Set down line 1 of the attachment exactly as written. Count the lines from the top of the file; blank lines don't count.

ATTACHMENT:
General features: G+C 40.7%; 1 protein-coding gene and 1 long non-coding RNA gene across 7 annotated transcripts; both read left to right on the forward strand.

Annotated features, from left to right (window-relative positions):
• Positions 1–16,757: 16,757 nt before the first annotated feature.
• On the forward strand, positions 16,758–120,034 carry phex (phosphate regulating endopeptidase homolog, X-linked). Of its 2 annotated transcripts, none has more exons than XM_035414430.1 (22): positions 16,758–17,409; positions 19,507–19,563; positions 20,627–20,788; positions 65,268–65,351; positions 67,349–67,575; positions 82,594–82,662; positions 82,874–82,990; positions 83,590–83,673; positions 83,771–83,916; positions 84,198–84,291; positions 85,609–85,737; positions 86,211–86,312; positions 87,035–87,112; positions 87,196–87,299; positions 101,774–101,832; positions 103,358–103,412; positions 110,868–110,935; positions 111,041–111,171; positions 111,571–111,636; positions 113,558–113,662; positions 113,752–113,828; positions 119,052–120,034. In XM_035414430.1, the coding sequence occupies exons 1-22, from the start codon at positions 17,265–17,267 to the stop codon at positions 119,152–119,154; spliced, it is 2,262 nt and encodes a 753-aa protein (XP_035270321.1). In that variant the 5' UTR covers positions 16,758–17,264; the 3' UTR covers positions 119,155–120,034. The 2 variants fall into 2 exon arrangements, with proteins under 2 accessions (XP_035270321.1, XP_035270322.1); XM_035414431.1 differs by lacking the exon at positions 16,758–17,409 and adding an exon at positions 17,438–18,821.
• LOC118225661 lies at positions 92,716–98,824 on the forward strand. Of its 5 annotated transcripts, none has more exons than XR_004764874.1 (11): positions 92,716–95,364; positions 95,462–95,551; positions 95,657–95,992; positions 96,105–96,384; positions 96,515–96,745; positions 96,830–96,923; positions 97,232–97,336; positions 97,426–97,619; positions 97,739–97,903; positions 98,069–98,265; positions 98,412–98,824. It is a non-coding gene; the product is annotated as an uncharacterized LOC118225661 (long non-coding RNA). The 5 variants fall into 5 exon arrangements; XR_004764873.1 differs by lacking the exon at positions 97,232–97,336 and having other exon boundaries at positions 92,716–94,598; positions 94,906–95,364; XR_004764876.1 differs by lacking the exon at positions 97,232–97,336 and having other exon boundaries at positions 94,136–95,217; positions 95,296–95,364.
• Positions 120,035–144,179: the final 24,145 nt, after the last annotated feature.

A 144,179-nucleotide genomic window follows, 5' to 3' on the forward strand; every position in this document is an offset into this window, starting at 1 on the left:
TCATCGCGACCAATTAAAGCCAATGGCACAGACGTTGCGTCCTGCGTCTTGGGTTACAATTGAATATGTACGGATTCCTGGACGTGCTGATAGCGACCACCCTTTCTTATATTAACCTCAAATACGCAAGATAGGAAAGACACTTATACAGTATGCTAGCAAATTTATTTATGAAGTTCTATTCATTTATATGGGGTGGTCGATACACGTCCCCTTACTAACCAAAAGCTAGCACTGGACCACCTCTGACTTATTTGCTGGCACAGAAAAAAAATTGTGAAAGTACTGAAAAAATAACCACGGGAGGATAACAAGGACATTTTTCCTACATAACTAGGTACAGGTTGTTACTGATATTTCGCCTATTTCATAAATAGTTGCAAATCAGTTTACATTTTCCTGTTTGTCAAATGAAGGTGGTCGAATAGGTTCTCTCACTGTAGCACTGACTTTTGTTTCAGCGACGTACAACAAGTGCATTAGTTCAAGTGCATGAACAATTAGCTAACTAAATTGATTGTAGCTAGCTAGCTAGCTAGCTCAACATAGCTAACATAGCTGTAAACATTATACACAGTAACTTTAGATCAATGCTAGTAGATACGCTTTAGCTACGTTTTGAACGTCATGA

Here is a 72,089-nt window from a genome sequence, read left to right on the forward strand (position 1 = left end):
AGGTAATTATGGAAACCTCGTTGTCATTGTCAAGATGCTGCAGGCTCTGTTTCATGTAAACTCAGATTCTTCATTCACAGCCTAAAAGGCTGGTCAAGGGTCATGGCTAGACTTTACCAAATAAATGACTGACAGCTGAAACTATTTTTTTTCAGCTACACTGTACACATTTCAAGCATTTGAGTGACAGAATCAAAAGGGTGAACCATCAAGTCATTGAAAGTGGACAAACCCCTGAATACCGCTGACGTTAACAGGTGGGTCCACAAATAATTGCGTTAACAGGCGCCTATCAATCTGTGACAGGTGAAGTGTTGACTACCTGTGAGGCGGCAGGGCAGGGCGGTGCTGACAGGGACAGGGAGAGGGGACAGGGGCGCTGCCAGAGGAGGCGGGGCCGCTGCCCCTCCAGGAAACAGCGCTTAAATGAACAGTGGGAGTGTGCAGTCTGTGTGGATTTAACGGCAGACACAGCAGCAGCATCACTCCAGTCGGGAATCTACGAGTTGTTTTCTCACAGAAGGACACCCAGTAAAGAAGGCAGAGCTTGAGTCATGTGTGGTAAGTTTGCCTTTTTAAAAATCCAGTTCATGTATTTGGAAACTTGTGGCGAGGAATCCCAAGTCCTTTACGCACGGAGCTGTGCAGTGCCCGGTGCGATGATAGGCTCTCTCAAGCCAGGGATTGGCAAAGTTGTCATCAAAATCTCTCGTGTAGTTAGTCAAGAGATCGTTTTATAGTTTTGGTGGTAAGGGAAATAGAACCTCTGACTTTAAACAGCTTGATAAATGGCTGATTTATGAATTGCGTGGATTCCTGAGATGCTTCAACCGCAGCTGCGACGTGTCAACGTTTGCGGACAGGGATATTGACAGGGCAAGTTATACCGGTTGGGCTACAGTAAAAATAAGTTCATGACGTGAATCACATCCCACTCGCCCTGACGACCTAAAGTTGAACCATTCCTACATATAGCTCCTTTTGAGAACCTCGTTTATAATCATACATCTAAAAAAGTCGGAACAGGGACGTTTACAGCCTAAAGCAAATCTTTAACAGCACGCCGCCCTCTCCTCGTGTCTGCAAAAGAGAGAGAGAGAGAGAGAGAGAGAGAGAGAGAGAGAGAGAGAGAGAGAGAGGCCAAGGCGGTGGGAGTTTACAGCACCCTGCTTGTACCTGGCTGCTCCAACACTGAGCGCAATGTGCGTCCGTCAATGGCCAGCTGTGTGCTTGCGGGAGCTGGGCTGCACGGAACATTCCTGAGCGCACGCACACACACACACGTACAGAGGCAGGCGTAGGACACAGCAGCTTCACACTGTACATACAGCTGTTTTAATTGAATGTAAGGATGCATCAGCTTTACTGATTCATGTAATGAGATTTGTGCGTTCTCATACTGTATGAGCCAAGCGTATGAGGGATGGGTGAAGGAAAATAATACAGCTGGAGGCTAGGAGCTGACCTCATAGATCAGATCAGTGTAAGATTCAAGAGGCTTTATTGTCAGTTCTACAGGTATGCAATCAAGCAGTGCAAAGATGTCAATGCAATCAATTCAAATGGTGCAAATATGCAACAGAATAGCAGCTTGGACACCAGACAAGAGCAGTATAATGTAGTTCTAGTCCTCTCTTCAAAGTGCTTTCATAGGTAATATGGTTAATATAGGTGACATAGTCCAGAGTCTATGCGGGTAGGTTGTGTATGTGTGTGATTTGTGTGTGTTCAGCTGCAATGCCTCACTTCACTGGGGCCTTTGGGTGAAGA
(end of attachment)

General features: G+C 40.7%; 1 protein-coding gene and 1 long non-coding RNA gene across 7 annotated transcripts; both read left to right on the forward strand.